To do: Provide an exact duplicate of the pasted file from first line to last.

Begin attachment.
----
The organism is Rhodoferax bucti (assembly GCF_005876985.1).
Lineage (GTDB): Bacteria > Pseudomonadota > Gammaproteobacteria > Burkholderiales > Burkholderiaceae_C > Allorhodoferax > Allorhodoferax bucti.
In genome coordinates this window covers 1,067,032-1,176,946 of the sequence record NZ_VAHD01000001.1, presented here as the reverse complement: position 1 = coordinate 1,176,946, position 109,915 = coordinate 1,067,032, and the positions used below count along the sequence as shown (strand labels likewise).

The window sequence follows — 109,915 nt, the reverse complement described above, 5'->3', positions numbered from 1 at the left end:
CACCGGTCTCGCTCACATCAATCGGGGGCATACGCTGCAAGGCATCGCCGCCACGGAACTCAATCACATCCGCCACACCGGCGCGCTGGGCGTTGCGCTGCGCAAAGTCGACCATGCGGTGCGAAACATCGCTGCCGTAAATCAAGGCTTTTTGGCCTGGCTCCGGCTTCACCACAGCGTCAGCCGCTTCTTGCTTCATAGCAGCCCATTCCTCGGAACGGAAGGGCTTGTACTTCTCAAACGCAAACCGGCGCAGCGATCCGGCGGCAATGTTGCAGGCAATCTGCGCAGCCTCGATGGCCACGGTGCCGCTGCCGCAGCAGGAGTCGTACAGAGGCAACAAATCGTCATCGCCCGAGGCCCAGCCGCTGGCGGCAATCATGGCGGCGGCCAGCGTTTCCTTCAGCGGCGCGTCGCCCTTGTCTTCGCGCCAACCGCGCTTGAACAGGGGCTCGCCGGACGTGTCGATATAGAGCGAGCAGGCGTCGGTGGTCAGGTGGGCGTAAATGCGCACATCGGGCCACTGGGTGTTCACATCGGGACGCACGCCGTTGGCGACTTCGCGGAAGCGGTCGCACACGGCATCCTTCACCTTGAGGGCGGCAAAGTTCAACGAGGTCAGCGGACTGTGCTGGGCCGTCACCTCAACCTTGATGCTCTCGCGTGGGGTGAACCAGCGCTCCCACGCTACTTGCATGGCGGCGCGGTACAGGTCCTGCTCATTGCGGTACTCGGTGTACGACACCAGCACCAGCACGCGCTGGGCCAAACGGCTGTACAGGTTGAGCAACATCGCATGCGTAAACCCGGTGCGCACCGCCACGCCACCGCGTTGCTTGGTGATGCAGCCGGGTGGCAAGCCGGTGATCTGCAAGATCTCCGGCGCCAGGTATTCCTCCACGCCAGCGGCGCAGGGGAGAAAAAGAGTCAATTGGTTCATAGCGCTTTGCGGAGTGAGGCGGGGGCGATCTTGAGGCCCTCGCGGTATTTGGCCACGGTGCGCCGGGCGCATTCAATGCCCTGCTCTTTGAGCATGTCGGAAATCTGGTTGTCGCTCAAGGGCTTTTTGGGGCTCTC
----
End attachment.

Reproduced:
The organism is Rhodoferax bucti (assembly GCF_005876985.1).
Lineage (GTDB): Bacteria > Pseudomonadota > Gammaproteobacteria > Burkholderiales > Burkholderiaceae_C > Allorhodoferax > Allorhodoferax bucti.
In genome coordinates this window covers 1,067,032-1,176,946 of the sequence record NZ_VAHD01000001.1, presented here as the reverse complement: position 1 = coordinate 1,176,946, position 109,915 = coordinate 1,067,032, and the positions used below count along the sequence as shown (strand labels likewise).

The window sequence follows — 109,915 nt, the reverse complement described above, 5'->3', positions numbered from 1 at the left end:
CACCGGTCTCGCTCACATCAATCGGGGGCATACGCTGCAAGGCATCGCCGCCACGGAACTCAATCACATCCGCCACACCGGCGCGCTGGGCGTTGCGCTGCGCAAAGTCGACCATGCGGTGCGAAACATCGCTGCCGTAAATCAAGGCTTTTTGGCCTGGCTCCGGCTTCACCACAGCGTCAGCCGCTTCTTGCTTCATAGCAGCCCATTCCTCGGAACGGAAGGGCTTGTACTTCTCAAACGCAAACCGGCGCAGCGATCCGGCGGCAATGTTGCAGGCAATCTGCGCAGCCTCGATGGCCACGGTGCCGCTGCCGCAGCAGGAGTCGTACAGAGGCAACAAATCGTCATCGCCCGAGGCCCAGCCGCTGGCGGCAATCATGGCGGCGGCCAGCGTTTCCTTCAGCGGCGCGTCGCCCTTGTCTTCGCGCCAACCGCGCTTGAACAGGGGCTCGCCGGACGTGTCGATATAGAGCGAGCAGGCGTCGGTGGTCAGGTGGGCGTAAATGCGCACATCGGGCCACTGGGTGTTCACATCGGGACGCACGCCGTTGGCGACTTCGCGGAAGCGGTCGCACACGGCATCCTTCACCTTGAGGGCGGCAAAGTTCAACGAGGTCAGCGGACTGTGCTGGGCCGTCACCTCAACCTTGATGCTCTCGCGTGGGGTGAACCAGCGCTCCCACGCTACTTGCATGGCGGCGCGGTACAGGTCCTGCTCATTGCGGTACTCGGTGTACGACACCAGCACCAGCACGCGCTGGGCCAAACGGCTGTACAGGTTGAGCAACATCGCATGCGTAAACCCGGTGCGCACCGCCACGCCACCGCGTTGCTTGGTGATGCAGCCGGGTGGCAAGCCGGTGATCTGCAAGATCTCCGGCGCCAGGTATTCCTCCACGCCAGCGGCGCAGGGGAGAAAAAGAGTCAATTGGTTCATAGCGCTTTGCGGAGTGAGGCGGGGGCGATCTTGAGGCCCTCGCGGTATTTGGCCACGGTGCGCCGGGCGCATTCAATGCCCTGCTCTTTGAGCATGTCGGAAATCTGGTTGTCGCTCAAGGGCTTTTTGGGGCTCTC